The Oklahoman. Jan. 30, 2018.

The conclusion of bill filing at the Legislature annually produces several “what are they thinking?” measures. This year’s batch includes one bill that treats people who work for the Department of Veterans Affairs like people convicted of a crime.

House Bill 2653, by Rep. Brian Renegar, D-McAlester, declares, “No current or former full-time employee of the Oklahoma Department of Veterans Affairs shall be employed or be interested in any contract with a private entity or company that is or has been under contract with or provided any services or assisted the Oklahoma Department of Veterans Affairs.”

The measure contains a similar provision applying to members of the Legislature.

No one objects to banning lawmakers or agency employees from financially benefiting from government contracts they may influence. However, existing safeguards already address that potential problem.

The Oklahoma Constitution declares no member of the Legislature “during the term for which he shall have been elected, or within two years thereafter, be interested, directly or indirectly, in any contract with the State, or any county or other subdivision thereof, authorized by law passed during the term for which he shall have been elected.”

State ethics rules declare any “state officer or employee” who may reap a “direct and predictable” financial benefit from an agency action should recuse himself from participation in the process, particularly if “a reasonable person with knowledge of the relevant facts” would “question his or her impartiality in the matter.”

Thus, the elements of Renegar’s bill aimed at conflict-of-interest problems for current lawmakers or state employees might be redundant, but not harmful. The bigger issue is with the bill’s outlawing any “former full-time employee” of an agency from ever working for a private company that receives a government contract.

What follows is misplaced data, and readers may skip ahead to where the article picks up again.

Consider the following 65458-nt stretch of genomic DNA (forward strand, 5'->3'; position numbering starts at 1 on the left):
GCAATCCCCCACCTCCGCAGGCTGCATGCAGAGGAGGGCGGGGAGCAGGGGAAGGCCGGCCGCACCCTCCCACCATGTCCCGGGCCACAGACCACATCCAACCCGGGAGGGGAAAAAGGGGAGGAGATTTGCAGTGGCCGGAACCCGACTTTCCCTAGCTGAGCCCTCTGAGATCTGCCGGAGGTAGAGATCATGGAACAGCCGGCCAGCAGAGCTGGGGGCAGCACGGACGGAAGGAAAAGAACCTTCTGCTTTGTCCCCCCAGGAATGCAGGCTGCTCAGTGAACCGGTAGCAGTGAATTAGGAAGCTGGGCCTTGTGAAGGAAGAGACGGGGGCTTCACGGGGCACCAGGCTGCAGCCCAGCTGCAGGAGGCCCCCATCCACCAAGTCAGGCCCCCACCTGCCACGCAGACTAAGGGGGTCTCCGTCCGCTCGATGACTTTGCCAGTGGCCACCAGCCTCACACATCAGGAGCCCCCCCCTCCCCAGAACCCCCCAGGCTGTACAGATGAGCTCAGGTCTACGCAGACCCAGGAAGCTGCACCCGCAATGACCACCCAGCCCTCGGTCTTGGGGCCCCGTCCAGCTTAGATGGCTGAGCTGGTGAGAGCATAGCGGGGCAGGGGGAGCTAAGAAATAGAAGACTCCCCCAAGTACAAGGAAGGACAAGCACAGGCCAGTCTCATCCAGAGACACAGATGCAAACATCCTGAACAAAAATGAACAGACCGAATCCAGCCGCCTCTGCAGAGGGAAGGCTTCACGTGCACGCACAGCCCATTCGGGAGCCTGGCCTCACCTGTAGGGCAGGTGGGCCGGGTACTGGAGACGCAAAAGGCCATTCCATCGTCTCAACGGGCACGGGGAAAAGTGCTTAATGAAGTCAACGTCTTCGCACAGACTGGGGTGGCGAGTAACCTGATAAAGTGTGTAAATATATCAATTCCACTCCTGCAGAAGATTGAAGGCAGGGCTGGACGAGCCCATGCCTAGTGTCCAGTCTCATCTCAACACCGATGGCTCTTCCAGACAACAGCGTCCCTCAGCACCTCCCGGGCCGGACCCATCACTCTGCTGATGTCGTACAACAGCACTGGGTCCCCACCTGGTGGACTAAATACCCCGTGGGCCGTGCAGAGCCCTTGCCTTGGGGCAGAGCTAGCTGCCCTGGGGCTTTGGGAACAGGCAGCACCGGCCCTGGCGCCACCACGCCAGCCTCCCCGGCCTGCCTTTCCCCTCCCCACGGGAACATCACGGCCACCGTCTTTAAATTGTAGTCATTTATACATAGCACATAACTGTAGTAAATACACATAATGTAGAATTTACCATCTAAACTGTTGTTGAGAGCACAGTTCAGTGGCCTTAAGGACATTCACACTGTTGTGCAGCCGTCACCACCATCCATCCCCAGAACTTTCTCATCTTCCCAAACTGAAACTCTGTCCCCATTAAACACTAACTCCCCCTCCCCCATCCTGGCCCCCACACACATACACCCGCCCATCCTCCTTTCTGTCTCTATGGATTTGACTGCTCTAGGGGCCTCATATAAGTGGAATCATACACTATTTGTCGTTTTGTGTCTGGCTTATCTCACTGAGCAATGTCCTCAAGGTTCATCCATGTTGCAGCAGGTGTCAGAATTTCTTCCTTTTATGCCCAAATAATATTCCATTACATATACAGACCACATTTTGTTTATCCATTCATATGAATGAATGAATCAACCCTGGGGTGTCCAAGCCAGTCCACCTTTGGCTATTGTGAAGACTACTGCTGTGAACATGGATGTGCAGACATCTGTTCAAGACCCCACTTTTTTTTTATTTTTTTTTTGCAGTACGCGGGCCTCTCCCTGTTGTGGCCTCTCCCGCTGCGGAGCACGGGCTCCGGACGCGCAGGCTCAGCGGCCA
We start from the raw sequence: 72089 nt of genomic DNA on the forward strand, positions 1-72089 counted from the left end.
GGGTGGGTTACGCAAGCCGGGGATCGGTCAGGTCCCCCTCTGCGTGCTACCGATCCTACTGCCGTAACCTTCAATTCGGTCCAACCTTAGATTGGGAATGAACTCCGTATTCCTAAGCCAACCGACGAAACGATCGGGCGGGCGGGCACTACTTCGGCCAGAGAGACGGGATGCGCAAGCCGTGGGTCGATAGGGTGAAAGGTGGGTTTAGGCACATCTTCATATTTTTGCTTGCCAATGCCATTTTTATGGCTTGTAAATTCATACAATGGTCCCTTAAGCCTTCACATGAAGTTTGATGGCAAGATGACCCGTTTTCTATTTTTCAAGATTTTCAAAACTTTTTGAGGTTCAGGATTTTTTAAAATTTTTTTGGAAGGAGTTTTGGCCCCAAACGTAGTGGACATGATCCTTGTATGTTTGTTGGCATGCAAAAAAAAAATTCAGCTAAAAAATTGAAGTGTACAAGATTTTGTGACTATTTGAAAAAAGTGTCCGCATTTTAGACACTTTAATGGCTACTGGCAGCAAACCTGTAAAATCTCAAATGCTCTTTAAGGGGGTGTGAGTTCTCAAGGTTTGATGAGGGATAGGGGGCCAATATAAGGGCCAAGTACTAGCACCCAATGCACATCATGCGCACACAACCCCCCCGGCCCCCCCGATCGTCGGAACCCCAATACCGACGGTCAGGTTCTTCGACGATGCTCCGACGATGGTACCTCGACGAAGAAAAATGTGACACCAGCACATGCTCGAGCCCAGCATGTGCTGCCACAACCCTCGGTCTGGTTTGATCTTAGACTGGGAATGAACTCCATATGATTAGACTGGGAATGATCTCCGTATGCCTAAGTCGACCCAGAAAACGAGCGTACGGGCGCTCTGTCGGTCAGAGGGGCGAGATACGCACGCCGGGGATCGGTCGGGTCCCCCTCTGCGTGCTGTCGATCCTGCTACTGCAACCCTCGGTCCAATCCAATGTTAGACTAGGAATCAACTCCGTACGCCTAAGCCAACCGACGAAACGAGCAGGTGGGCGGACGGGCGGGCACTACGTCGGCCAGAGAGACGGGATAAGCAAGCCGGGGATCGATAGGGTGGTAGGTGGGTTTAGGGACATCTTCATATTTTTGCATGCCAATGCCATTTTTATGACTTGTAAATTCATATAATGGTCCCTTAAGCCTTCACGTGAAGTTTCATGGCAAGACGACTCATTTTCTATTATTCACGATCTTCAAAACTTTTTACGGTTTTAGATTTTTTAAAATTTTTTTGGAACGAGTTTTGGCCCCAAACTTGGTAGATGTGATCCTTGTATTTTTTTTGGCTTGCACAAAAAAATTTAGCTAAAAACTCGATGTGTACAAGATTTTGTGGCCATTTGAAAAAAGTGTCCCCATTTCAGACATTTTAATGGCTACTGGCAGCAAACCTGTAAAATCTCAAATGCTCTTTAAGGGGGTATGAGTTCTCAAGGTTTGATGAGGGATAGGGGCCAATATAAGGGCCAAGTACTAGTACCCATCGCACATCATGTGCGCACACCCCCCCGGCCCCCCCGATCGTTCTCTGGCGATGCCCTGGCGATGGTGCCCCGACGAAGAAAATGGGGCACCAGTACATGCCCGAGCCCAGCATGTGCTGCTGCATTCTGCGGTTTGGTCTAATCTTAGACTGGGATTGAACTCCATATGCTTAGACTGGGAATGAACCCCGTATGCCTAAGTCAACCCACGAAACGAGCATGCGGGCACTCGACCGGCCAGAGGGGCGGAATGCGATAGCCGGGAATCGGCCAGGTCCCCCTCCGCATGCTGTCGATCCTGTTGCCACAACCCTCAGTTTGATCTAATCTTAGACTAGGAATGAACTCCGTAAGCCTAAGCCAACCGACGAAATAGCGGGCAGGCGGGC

There’s a valid argument to be made for a “cooling off” period - typically two years - between legislative service and employment at a state agency. There’s reason to worry a legislator or agency employee might steer money toward a potential employer to get a job.

But a lifetime ban makes no sense. For instance, it’s not surprising someone who worked for the Department of Human Services might later work for a private company in the social services field. The company may have good reason to want an employee with government expertise, especially when the company contracts with DHS.

Yet under HB 2653, it would be illegal for a company to hire someone who worked for the Department of Veterans Affairs, say, 15 years ago, if that company has any agency contracts to provide veteran care. How does that benefit veterans or the state?

It makes sense that the state bans some people convicted of theft from working in home security installation. Is past employment at the Department of Veterans Affairs equivalent to robbing someone’s home?

The bill’s narrow focus on one agency raises questions of constitutionality, as well as underlying motives. Renegar has been a vocal critic of retired Maj. Gen. Myles L. Deering, who served three years as executive director of the Oklahoma Department of Veterans Affairs before stepping down in January. But even if HB 2653 isn’t an act of personal pique, it’s bad policy and should be shelved.